31Prosecution Pitfalls Surname Picking a mark that is “merely” a surnameExamples: McDonald’s, WeberIf mark has other non-surname significance, not “merely” a surnameExamples: Cook, Brown
32Prosecution Pitfalls Surname But shouldn’t I have rights in my name?The issue is whether consumers would immediately perceive the term as just someone’s name or as a source-identifier (i.e., trademark)
33Prosecution Pitfalls Options Possible ways to try to overcome descriptiveness and surname (but not likelihood of confusion!) refusalsSupplemental Register – for terms capable of becoming marks; orSecondary meaning – consumers have learned to look beyond the primary (descriptive) meaning of mark
34Prosecution Pitfalls Drawing Provides public notice of what you are claiming to be your markShould be depicted precisely as you are, or intend on using itOnly one mark per applicationImportant! After filing, only “non-material”, i.e., minor changes, may be made
35Prosecution Pitfalls Drawing Pitfalls include the following:Drawing is not clearExample: drawing is blurry, poor quality or too smallDrawing describes markExample: “design of a blue star” instead of an actual depiction of a blue star
36Prosecution Pitfalls Drawing of Mark Drawing includes more than one markExample: “likeness and image of Elvis Presley”Not allowed – would include different posesMake sure drawing only contains mark sought to be registeredDrawing attached is replica of specimensExample: advertisement from newspaper showing promotional text and mark.
37Prosecution Pitfalls Identification of Goods/Services Tells the world what products or services are associated with the markShould be concise, clear and accurateCommon PitfallIdentification is unclear or ambiguousExample: “paper goods”, “computer services”
38Prosecution Pitfalls Identification of Goods/Services You can limit, clarify or delete items in the ID, but cannot add or expand its scopeOriginal ID – “power tools” (too vague)Can amend to “power tools, namely, saws and drills” (clarifying)Cannot amend to “power saws and hand operated screwdrivers” (expanding)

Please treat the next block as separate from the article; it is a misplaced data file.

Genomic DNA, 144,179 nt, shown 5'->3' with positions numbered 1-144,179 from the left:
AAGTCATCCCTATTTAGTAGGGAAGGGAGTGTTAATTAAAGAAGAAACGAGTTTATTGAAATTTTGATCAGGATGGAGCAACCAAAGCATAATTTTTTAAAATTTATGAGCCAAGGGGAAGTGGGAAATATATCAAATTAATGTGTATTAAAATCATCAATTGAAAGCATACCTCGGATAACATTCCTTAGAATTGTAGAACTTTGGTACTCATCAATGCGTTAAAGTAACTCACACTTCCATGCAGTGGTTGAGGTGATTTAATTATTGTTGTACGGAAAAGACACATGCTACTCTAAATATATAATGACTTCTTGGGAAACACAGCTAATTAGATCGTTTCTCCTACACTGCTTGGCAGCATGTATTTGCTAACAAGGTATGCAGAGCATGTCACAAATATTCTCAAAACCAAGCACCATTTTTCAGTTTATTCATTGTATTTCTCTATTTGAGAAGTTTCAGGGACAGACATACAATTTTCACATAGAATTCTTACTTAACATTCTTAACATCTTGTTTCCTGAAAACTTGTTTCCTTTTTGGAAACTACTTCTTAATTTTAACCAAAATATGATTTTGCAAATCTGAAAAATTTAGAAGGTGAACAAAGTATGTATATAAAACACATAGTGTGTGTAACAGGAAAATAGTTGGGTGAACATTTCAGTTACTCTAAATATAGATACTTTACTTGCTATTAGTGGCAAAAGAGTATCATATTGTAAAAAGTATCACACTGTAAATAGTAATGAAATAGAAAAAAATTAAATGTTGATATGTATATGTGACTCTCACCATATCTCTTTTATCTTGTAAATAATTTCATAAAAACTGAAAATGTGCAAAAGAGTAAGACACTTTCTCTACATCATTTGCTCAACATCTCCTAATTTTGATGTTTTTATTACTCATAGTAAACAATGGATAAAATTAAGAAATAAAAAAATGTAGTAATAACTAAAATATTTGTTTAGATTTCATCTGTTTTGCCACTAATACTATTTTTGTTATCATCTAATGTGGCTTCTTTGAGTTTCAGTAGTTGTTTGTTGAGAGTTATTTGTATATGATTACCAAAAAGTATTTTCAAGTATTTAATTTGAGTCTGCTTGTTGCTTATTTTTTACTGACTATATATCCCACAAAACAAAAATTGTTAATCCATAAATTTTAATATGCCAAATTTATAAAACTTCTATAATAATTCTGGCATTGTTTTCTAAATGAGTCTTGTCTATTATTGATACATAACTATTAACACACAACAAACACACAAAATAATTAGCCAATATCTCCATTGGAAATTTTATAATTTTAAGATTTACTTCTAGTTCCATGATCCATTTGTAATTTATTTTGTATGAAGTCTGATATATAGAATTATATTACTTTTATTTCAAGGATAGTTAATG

39Prosecution Pitfalls Identification of Goods/Services If possible,use Acceptable Goods and Services Manual available online atcall the Examining attorney to try to resolve ID issues over the phone
40Prosecution Pitfalls Specimens Specimens are “real world” examples of how a mark is usedGenerally, a specimen must be submitted before a mark can be registeredException – applications based on foreign registrations
41Prosecution Pitfalls Types of Specimens for Goods Acceptable specimens for goods include:LabelsTagsContainers, packagingDisplays associated with the goods, i.e., point of sale material, banners, menusNot acceptable: Advertisements, promotional matter, business cards, invoices
42Prosecution Pitfalls Types of Specimens for Services Acceptable specimens include the following:Advertisements, promotional materialBusiness cards, letterhead - but only if services are referencedBrochures, hand-bills, direct mail leafletsGenerally, the specimens must show the mark and reference the services
43Prosecution Pitfalls Specimens The mark as displayed on the specimens must match the mark on the drawing pageExample: Drawing of mark is for SNAP RUST BUSTER while specimen shows RUST BUSTERThe specimens must support the goods/ services listed in the identification
44Prosecution Pitfalls Specimens If you can’t provide acceptable specimens, consider amending the application to intent-to-useThis may give you additional time to show acceptable use
45Prosecution Pitfalls Owner of Mark Identifying the Owner of the markOnly the owner of mark can file the application. If it is filed by someone else, the application is voidExample: The actual owner of the mark is XYZ Company, but its president, James Smith, is listed as the owner
46TM or SM Trademark Symbols Office does not control the use of these symbols:TM or SMOnly federally registered marks may appear with the registration symbol:
47Prosecution Pitfalls Responding to Office Actions When responding to Office actions:Respond fully to all issuesAvoid waiting until the last minuteFile a timely response
48Prosecution Pitfalls Due Diligence Exercise due diligence - check status of application atCheck status every six months:after filing and until a registration certificate is issued; andafter filing an affidavit of use or renewal until notice is received that the filings were accepted
49You get an Office action Can you still use your mark? Office refusals or requirements only concern the registrability of your mark, not the right to use the markBut, a refusal may indicate that another party may have rights in a similar mark or that there is some other issue